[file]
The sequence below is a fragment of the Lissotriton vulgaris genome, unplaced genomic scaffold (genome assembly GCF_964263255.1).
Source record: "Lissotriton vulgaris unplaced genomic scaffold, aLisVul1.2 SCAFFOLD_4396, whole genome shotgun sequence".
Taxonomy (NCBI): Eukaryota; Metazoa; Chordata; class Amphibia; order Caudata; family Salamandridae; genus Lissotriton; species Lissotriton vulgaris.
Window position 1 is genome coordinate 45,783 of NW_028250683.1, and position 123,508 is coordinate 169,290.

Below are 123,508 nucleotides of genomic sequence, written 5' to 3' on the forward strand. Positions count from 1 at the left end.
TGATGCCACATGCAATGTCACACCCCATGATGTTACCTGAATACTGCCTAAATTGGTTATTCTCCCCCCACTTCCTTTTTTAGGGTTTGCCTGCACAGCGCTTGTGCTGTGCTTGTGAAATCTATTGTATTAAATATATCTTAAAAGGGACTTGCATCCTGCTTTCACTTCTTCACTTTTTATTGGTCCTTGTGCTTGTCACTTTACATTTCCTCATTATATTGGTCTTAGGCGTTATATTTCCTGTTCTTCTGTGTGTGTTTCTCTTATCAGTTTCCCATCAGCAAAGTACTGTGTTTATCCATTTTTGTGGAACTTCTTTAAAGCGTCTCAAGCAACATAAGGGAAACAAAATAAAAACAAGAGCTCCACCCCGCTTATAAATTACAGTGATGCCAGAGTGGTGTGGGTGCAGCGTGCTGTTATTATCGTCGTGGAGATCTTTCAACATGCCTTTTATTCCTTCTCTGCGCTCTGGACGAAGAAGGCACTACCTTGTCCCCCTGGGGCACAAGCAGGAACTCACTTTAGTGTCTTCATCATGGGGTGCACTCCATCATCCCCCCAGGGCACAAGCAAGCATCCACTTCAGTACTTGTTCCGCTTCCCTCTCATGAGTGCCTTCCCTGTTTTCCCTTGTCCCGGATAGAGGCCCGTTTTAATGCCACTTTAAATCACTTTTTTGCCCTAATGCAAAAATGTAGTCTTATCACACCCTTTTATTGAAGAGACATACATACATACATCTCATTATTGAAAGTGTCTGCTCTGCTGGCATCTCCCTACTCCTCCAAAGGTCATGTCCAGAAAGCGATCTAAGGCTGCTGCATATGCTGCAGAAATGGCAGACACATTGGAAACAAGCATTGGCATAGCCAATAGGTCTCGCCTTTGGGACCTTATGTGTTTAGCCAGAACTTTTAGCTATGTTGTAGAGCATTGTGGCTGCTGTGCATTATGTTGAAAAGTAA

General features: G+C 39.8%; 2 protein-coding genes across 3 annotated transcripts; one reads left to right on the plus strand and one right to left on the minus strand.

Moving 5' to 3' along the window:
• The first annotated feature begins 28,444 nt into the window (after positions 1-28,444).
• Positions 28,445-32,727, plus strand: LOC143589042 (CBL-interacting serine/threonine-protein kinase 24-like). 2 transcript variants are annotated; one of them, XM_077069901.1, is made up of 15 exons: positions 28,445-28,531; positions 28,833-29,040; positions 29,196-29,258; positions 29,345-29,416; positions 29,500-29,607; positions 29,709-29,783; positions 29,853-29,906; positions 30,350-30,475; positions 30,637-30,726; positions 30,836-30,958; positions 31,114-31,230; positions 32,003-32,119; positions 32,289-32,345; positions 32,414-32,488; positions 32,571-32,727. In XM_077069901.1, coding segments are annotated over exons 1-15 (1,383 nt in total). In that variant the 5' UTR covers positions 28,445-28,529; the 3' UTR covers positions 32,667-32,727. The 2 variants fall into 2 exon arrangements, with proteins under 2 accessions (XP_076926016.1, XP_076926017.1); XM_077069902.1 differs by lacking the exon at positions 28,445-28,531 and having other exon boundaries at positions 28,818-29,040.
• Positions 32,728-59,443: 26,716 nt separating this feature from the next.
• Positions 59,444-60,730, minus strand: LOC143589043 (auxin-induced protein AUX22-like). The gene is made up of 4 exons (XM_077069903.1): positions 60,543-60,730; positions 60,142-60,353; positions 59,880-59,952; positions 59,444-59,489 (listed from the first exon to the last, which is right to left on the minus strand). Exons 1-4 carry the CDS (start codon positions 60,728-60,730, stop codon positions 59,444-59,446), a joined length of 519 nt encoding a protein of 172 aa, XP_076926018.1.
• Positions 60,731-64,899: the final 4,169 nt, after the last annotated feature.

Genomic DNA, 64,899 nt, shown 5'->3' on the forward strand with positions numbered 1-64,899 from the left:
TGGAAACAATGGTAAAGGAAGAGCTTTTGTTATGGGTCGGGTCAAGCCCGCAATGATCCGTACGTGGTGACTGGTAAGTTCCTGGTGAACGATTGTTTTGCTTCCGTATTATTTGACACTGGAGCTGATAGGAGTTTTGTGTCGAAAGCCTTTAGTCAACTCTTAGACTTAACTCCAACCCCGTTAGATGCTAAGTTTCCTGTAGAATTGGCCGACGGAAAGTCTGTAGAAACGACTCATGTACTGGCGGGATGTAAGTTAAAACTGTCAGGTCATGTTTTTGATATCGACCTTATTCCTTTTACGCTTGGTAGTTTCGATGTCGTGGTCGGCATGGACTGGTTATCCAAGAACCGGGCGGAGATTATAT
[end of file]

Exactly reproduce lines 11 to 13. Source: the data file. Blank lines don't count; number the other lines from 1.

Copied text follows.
• Positions 32,728-59,443: 26,716 nt separating this feature from the next.
• Positions 59,444-60,730, minus strand: LOC143589043 (auxin-induced protein AUX22-like). The gene is made up of 4 exons (XM_077069903.1): positions 60,543-60,730; positions 60,142-60,353; positions 59,880-59,952; positions 59,444-59,489 (listed from the first exon to the last, which is right to left on the minus strand). Exons 1-4 carry the CDS (start codon positions 60,728-60,730, stop codon positions 59,444-59,446), a joined length of 519 nt encoding a protein of 172 aa, XP_076926018.1.
• Positions 60,731-64,899: the final 4,169 nt, after the last annotated feature.